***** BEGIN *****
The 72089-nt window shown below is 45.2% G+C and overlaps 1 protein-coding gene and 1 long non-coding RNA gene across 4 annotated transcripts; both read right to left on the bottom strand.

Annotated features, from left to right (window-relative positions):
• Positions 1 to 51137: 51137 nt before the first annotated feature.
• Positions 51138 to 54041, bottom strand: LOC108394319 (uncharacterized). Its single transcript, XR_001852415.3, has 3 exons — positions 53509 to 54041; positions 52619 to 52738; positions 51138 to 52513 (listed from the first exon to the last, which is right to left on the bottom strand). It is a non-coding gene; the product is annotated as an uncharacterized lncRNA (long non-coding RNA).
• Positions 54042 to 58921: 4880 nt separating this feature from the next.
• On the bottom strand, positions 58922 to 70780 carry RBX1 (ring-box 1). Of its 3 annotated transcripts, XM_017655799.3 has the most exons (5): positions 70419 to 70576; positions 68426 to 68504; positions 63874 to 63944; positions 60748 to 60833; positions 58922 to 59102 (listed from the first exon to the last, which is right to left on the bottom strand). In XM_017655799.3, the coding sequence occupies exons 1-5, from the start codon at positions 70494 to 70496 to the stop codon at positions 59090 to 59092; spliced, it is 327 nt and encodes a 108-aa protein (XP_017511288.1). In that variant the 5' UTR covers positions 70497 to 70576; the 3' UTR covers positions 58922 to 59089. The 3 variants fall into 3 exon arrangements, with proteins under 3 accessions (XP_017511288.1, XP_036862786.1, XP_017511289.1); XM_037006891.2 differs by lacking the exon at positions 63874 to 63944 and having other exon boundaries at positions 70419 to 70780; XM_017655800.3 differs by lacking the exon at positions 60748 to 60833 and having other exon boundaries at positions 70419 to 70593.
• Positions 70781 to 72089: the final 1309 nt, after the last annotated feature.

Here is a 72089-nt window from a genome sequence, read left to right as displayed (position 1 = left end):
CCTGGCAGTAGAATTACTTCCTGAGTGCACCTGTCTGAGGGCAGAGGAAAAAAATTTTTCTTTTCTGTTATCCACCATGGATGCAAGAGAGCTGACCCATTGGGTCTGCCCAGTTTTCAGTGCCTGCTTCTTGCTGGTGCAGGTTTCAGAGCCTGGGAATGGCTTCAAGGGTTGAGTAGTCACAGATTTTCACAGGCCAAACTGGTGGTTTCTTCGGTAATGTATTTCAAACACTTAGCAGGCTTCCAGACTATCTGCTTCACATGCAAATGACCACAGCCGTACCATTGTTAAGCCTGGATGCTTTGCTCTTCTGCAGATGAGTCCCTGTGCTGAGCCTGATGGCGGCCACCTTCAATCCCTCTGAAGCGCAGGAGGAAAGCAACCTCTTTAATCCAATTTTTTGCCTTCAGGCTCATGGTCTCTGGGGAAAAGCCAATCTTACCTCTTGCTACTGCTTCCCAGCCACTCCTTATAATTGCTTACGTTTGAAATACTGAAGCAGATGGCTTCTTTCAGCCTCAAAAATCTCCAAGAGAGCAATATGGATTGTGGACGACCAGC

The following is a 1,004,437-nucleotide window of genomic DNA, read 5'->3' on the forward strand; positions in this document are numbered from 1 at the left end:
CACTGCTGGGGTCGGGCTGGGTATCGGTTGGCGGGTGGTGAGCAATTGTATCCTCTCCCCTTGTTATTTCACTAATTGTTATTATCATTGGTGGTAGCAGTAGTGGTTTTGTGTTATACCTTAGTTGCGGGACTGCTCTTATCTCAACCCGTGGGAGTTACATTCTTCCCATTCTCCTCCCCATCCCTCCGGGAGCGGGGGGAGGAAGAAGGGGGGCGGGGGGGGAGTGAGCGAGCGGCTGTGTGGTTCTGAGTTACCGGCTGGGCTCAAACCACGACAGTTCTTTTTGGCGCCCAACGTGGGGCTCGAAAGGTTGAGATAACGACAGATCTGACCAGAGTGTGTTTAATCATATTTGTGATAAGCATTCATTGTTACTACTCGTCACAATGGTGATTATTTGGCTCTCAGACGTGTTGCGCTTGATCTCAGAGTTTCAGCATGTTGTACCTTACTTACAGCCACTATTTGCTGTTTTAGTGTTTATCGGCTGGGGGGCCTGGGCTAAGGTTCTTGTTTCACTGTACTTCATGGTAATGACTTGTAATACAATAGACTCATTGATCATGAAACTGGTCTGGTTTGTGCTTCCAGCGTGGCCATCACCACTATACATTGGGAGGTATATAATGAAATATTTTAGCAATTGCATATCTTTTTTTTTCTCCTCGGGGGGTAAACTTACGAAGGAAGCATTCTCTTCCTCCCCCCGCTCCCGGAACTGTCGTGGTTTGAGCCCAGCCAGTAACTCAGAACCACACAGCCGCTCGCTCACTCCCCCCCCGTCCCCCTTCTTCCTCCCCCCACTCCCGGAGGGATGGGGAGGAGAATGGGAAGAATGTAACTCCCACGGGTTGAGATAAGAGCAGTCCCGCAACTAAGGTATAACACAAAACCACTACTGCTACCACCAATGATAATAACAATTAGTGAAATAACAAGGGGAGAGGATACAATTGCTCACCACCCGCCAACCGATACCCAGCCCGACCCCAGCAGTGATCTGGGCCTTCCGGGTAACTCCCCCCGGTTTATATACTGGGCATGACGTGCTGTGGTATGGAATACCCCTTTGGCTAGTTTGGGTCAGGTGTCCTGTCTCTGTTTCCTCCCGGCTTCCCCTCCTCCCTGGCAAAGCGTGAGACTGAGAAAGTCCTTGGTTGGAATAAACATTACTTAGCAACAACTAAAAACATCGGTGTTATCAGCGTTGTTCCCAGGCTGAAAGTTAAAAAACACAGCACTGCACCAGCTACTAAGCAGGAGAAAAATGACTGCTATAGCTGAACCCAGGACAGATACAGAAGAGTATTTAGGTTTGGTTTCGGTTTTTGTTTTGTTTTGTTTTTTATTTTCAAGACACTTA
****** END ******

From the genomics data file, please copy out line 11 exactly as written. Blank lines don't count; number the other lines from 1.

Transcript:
CACTGCTGGGGTCGGGCTGGGTATCGGTTGGCGGGTGGTGAGCAATTGTATCCTCTCCCCTTGTTATTTCACTAATTGTTATTATCATTGGTGGTAGCAGTAGTGGTTTTGTGTTATACCTTAGTTGCGGGACTGCTCTTATCTCAACCCGTGGGAGTTACATTCTTCCCATTCTCCTCCCCATCCCTCCGGGAGCGGGGGGAGGAAGAAGGGGGGCGGGGGGGGAGTGAGCGAGCGGCTGTGTGGTTCTGAGTTACCGGCTGGGCTCAAACCACGACAGTTCTTTTTGGCGCCCAACGTGGGGCTCGAAAGGTTGAGATAACGACAGATCTGACCAGAGTGTGTTTAATCATATTTGTGATAAGCATTCATTGTTACTACTCGTCACAATGGTGATTATTTGGCTCTCAGACGTGTTGCGCTTGATCTCAGAGTTTCAGCATGTTGTACCTTACTTACAGCCACTATTTGCTGTTTTAGTGTTTATCGGCTGGGGGGCCTGGGCTAAGGTTCTTGTTTCACTGTACTTCATGGTAATGACTTGTAATACAATAGACTCATTGATCATGAAACTGGTCTGGTTTGTGCTTCCAGCGTGGCCATCACCACTATACATTGGGAGGTATATAATGAAATATTTTAGCAATTGCATATCTTTTTTTTTCTCCTCGGGGGGTAAACTTACGAAGGAAGCATTCTCTTCCTCCCCCCGCTCCCGGAACTGTCGTGGTTTGAGCCCAGCCAGTAACTCAGAACCACACAGCCGCTCGCTCACTCCCCCCCCGTCCCCCTTCTTCCTCCCCCCACTCCCGGAGGGATGGGGAGGAGAATGGGAAGAATGTAACTCCCACGGGTTGAGATAAGAGCAGTCCCGCAACTAAGGTATAACACAAAACCACTACTGCTACCACCAATGATAATAACAATTAGTGAAATAACAAGGGGAGAGGATACAATTGCTCACCACCCGCCAACCGATACCCAGCCCGACCCCAGCAGTGATCTGGGCCTTCCGGGTAACTCCCCCCGGTTTATATACTGGGCATGACGTGCTGTGGTATGGAATACCCCTTTGGCTAGTTTGGGTCAGGTGTCCTGTCTCTGTTTCCTCCCGGCTTCCCCTCCTCCCTGGCAAAGCGTGAGACTGAGAAAGTCCTTGGTTGGAATAAACATTACTTAGCAACAACTAAAAACATCGGTGTTATCAGCGTTGTTCCCAGGCTGAAAGTTAAAAAACACAGCACTGCACCAGCTACTAAGCAGGAGAAAAATGACTGCTATAGCTGAACCCAGGACAGATACAGAAGAGTATTTAGGTTTGGTTTCGGTTTTTGTTTTGTTTTGTTTTTTATTTTCAAGACACTTA